Indonesia’s capital, Jakarta, is sinking into the sea. And forget the fuss about Venice dropping at a rate of 0.08 inches per year, Jakarta – home to 10 million people and counting – is sinking at between 2.9 and 6.7 inches per year, as some areas submerge faster than others. While rising sea levels are a contributing factor to this, by far the greater cause is unchecked groundwater extraction from below the city to provide fresh water to the ever-growing population. To try to stave off the impending inundation of sea water, the city has engaged Dutch firm Witteveen+Bos to manage a $40 billion land reclamation and sea wall project that will construct 17 new islands and take an estimated 30 years to complete. But will it be enough?
About 40 percent of Jakarta already lies below sea level. The extraction of groundwater reserves for the water supply has left large caverns under the city, which are collapsing. Since record keeping began in 1974, some parts of the city have sunk as much as 13.5 feet and Dutch hydrologist JanJaap Brinkman noted in 2012 that a further drop of between 16 and 20 feet could be expected by 2100. The city was ravaged by flooding in 2007, 300,000 people were made homeless by flooding in February 2014, and an estimated one million people are at risk if the current sea wall is breached. Last year, the sea level was only 3.9 inches below the top of the wall. Not only would sea water inundation physically threaten lives and property, it would contaminate the underground freshwater supply on which the city depends.
Related: Rising Sea Levels Could Cause Two Times More Groundwater Flooding in Coastal Areas Than Previously Predicted
While ideally, the rapid construction of a complete enclosure dam between the eastern and western ends of Jakarta Bay would keep the sea back, it’s logistically unfeasible. It turns out, for instance, that supplying enough soil for such a wall would require more dredging vessels than are currently available in the entire world. In 2012, Jakarta called for tenders to develop a master plan to save the city, and a consortium led by Witteveen+Bos won the contract. On 9 October, 2014, the first pile was sunk for a new seawall, marking the start of work on the National Capital Integrated Coastal Development (NCICD) project. The master plan involves offshore flood protection measures in Jakarta Bay, as that is the only area of the city that still offers enough room for such activity.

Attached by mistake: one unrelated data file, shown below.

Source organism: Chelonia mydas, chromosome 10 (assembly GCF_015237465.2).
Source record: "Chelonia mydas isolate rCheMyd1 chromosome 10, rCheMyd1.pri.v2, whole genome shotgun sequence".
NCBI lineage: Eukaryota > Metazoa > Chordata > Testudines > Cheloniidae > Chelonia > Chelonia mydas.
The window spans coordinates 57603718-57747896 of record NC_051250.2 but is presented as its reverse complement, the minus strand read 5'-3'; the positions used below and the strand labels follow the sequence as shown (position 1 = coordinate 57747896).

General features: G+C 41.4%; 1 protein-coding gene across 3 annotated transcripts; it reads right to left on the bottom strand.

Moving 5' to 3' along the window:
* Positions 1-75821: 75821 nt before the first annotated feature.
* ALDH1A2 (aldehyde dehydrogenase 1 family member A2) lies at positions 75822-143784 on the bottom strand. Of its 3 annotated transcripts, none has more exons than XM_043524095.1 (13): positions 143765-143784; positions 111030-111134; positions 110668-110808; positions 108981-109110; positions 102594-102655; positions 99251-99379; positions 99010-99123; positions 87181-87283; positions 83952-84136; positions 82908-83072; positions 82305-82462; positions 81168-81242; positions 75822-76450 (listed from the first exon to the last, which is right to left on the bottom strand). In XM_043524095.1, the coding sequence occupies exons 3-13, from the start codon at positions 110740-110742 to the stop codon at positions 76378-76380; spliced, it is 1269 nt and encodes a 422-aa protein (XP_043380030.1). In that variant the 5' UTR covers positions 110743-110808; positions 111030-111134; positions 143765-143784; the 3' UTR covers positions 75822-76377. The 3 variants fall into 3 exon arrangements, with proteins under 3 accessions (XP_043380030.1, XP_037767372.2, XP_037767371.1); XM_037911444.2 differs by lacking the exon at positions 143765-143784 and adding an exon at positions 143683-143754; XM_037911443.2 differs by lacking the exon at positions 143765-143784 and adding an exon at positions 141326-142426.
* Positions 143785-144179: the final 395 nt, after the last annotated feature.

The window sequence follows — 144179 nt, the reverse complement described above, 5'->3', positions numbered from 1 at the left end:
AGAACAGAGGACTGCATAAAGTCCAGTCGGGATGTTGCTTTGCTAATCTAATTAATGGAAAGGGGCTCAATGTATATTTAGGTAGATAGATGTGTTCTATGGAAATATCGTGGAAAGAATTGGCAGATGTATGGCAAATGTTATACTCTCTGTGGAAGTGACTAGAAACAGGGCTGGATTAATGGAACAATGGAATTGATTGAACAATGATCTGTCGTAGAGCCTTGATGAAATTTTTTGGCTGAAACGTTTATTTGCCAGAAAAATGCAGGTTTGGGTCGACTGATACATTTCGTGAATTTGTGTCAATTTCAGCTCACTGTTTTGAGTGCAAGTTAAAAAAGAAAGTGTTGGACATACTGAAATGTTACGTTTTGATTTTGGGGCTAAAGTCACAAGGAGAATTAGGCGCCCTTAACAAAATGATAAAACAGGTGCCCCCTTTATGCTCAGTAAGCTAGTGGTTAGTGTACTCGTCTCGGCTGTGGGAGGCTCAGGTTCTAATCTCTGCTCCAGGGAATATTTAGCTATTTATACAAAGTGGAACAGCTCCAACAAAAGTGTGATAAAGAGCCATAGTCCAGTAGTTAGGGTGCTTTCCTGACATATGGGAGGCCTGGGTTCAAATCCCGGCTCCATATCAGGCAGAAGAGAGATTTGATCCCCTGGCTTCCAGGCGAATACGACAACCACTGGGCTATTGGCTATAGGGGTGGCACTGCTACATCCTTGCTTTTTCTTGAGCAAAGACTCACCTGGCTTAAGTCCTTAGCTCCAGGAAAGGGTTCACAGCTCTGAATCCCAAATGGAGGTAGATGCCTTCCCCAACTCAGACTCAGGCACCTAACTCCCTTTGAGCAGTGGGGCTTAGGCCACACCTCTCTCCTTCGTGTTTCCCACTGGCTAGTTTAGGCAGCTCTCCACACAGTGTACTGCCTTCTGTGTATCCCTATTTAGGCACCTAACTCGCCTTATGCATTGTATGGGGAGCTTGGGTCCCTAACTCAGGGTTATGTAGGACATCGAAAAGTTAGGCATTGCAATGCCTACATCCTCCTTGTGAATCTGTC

Temporary protection measures will be put in place before a new enclosure dam is built in the bay. This reservoir will borrow from lessons learned by the Dutch in creating a buffer zone for water flows and influx from the 13 rivers that feed into the bay. A huge part of the estimated $40 billion cost of the project is the massive investment in one of the world’s largest hydraulic engineering undertakings. The accelerated construction of urban sewer systems and water treatment plants is also a key aspect of the plan. This infrastructure is required as a matter of urgency to prevent a ‘black lagoon’ of sewage forming on the city side of the new seawall. In total, 17 islands accommodating a combined 900,000 residents and day workers will be built in the bay and the plans include a new waterfront shaped like the mythical Garuda bird, the national symbol of Indonesia. It now remains to be seen whether the project can survive the changing landscape of Indonesian politics, and the project has been designed in three phases to try to mitigate this risk.
Images by KuiperCompagnons